of any relativistically moving object by means of representing its surface by a cloud

of points. The resulting apparent positions make up the photo-object, which is the set

of all points where light is emitted from the object’s surface that reaches the observer

at the same time. This photo-object is what the observer or its camera will see.

However, the observer’s perception might diﬀer from what he sees and depends also

on the texture of an object; we will come to this point later in Sec. 4.4.

3.2. Apparent view of a line/rod

Instead of a single point, we now consider a straight line segment ~x0+s0~σ0,s0∈[s0

1, s0

2],

that is deﬁned by a speciﬁc reference point ~x0and a direction ~σ0with k~σ0k= 1 as

measured in S0. Replacing ~x0in equation (10) by ~x0+s0~σ0yields

~x (s0, ~σ 0) = γx00(s0, ~σ 0)~

β+~η +~xobs +s0~σ0+γ2s0

γ+ 1 ~

β·~σ0~

β, (14)

x00(s0, ~σ0) = γ~

β·~η −ρ−ωline(s0),(15)

where ρand ~η are the same abbreviations as in (7), and

ωline(s0)2=ω2

0+ 2s0υ+s02,(16)

υ=~µ ·~σ0,with ~µ =~η +~

β−γρ +γ2

γ+ 1 ~

β·~η,(17)

with ω0from equation (8). Each point of a line has to emit light at a diﬀerent time

such that it is being received by the observer at their observation time. Hence, the

apparent shape of the line will not be straight, in general. Details can be determined

using the Frenet-Serret frame along the line segment deﬁned by the tangent ~e1(s0),

the main normal ~e2(s0), and the binormal ~e3(s0) = ~e1(s0)×~e2(s0), where

~e1(s0) = d~x(s0)/ds0

kd~x(s0)/ds0k(18)

with derivative

d~x(s0)

ds0=−γs0+υ

ωline(s0)~

β+~σ0+γ2

γ+ 1 ~

β·~σ0~

β(19)

and corresponding norm

d~x(s0)

ds0

2

=γ2(s0+υ)2

ωline(s0)2β2−2γ2s0+υ

ωline(s0)~

β·~σ0+1+γ2~

β·~σ02

:= f(s0)2.(20)

Note that ~e1, ~e2, ~e3are parametrized by s0but are given with respect to the frame S.

As the Frenet-Serret frame is only valid for a curve parametrized by its arc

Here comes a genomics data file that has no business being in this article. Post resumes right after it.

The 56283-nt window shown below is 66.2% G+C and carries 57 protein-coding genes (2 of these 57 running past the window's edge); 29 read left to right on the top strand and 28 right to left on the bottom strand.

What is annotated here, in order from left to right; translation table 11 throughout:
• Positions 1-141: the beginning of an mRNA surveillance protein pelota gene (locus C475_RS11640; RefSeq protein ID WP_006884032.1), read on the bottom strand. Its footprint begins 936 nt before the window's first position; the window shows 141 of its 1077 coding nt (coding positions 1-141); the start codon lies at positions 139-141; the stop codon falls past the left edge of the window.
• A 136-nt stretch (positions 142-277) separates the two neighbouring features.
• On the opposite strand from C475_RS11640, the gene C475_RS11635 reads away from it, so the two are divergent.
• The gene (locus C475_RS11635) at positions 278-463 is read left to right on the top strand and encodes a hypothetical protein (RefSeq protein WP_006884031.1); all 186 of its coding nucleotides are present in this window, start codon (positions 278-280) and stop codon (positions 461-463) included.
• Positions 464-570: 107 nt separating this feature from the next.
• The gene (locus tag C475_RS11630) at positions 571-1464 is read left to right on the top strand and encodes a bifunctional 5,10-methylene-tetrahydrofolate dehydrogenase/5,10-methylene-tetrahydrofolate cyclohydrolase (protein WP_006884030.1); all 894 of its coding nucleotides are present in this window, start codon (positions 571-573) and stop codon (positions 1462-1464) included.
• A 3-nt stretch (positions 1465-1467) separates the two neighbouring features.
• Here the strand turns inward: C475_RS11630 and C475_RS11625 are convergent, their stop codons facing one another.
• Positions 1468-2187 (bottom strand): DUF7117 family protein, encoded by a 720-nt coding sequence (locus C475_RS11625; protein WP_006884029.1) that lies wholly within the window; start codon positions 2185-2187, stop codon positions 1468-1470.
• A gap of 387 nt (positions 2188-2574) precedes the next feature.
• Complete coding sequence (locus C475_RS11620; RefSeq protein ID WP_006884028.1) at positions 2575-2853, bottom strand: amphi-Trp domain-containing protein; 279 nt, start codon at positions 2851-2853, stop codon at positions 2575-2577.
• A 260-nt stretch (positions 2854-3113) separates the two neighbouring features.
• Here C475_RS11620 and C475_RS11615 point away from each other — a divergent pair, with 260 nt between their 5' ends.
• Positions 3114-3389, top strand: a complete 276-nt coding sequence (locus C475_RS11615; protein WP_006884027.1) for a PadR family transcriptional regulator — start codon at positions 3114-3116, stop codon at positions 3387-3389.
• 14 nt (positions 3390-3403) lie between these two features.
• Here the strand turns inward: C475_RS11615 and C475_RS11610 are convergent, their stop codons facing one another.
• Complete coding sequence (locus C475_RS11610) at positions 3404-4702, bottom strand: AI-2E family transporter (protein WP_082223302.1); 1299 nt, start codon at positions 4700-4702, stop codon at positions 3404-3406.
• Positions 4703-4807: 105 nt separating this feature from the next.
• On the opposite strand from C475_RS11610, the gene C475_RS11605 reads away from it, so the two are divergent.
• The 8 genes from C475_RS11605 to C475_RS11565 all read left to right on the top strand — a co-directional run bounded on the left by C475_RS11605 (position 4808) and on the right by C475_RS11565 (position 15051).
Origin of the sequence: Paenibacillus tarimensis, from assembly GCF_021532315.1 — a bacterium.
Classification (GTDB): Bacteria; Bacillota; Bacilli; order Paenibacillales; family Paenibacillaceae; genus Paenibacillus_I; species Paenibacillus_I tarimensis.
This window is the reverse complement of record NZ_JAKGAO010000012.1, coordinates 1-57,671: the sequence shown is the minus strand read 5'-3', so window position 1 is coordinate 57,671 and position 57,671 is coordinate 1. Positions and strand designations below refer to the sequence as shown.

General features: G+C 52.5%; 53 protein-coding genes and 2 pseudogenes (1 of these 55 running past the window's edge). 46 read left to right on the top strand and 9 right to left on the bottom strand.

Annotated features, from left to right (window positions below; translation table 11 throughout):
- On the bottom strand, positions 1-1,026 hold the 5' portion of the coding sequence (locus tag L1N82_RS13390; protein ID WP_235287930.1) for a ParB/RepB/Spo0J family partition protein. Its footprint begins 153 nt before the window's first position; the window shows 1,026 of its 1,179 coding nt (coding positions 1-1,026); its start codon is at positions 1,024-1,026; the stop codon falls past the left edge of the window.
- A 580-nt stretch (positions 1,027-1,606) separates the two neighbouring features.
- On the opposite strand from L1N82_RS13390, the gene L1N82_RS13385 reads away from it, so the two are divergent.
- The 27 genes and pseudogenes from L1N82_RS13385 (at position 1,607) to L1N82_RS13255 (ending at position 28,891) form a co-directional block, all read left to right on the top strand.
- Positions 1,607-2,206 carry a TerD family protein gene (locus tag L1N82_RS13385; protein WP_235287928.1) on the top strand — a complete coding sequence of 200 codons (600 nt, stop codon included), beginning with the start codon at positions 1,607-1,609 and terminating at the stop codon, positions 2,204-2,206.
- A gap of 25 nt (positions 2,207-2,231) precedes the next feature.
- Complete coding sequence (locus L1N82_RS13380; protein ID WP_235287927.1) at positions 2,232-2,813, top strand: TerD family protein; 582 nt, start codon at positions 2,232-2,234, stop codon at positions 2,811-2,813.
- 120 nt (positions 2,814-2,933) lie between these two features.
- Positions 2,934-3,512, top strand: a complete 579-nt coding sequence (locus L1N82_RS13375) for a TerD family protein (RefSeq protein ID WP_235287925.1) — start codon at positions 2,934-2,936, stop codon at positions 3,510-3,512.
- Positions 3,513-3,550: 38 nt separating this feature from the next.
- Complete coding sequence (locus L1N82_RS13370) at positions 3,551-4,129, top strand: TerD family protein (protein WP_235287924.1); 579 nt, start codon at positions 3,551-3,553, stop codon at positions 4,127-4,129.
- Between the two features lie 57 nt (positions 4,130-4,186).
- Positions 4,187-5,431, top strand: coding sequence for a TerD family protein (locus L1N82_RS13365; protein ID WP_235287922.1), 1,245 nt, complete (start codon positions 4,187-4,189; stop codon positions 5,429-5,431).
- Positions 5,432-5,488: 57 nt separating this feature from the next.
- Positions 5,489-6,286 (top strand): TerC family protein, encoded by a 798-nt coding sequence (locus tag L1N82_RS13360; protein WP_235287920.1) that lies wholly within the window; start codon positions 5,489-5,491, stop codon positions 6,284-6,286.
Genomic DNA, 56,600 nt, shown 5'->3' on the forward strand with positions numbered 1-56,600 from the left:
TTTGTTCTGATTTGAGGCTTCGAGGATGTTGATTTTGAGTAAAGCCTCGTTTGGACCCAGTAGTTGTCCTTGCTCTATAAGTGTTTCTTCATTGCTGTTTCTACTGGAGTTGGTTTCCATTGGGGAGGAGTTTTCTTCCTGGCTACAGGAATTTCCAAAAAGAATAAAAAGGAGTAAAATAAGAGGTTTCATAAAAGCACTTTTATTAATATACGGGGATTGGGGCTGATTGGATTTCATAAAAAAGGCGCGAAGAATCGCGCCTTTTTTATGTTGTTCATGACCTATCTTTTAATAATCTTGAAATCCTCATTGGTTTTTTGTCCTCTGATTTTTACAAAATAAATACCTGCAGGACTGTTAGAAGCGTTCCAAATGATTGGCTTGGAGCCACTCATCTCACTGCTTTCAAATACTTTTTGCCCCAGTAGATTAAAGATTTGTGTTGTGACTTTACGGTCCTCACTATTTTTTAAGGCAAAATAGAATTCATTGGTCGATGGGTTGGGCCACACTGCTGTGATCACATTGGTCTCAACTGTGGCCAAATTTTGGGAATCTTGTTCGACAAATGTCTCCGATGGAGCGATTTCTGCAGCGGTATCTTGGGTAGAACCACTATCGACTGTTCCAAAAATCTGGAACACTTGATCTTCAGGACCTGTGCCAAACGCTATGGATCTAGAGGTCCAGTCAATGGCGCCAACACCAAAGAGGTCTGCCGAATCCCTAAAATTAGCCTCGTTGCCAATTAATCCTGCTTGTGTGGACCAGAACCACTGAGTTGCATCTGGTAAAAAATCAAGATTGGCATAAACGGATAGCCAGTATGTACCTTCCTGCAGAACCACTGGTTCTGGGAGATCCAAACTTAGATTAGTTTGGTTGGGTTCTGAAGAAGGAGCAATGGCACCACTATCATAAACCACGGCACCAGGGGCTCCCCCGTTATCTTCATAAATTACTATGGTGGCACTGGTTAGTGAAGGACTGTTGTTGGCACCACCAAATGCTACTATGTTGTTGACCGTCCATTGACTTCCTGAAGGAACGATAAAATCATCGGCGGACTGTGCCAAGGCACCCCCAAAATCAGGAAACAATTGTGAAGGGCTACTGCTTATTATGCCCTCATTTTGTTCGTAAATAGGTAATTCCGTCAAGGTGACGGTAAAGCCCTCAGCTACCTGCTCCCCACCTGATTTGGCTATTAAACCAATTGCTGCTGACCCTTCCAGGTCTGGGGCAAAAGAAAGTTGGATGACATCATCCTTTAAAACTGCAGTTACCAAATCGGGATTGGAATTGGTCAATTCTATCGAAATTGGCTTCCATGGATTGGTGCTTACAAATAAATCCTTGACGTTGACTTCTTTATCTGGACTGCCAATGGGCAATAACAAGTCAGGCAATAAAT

length, the main normal cannot be determined directly from the second derivative

of equation (14), but has to be calculated from the derivative of the tangent ~e1(s0).

Thus, ~e2(s0) = (d~e1/ds0)/kd~e1/ds0kwith

d~e1

ds0=−ωline(s0)2−(s0+υ)2

f(s0)3ωline(s0)3~

β−γ2s0+υ

ωline(s0)(~

β·~σ0) + γ+γ3

γ+ 1(~

β·~σ0)2

+~σ0γ2β2s0+υ

ωline(s0)−(~

β·~σ0).(21)

Visual appearance of wireframe objects in special relativity 7

The absolute value of (21) not only yields the normalization factor for the main normal

but it also yields the curvature of the curve, κ(s0) = kd~e1/ds0k, which is given by

κ(s0)2=ωline(s0)2−(s0+υ)2

f(s0)3ωline(s0)32

γ2 s0+υ

ωline(s0)2

γ2β2hβ2−(~

β·~σ0)2i(22)

−2γ2(~

β·~σ0)s0+υ

ωline(s0)hβ2−(~

β·~σ0)2i+hβ2+ (γ2−2)(~

β·~σ0)2−γ2(~

β·~σ0)4i.

The exact form of the binormal ~e3(s0) is of no interest here.

In the special case ~σ0k~

β, or ~

β=±β~σ0, respectively, the straight line points

in the direction of motion, and the curvature in this parallel case κk(s0)≡0 for all

s0∈R. Hence, such lines only change their apparent length but do not appear to be

bent, see also the example in Sec. 4.2.

If ~

β·~σ0= 0, the curvature, equation (22), simpliﬁes considerably. Then,

κ⊥(s0) = ωline (s0)2−(s0+υ)2

f(s0)2ωline(s0)3γβ (23)

with maximum given at s0

max =−υ=−~η ·~σ0. Thus, κ⊥

max =γβ/ωline(−υ). As to be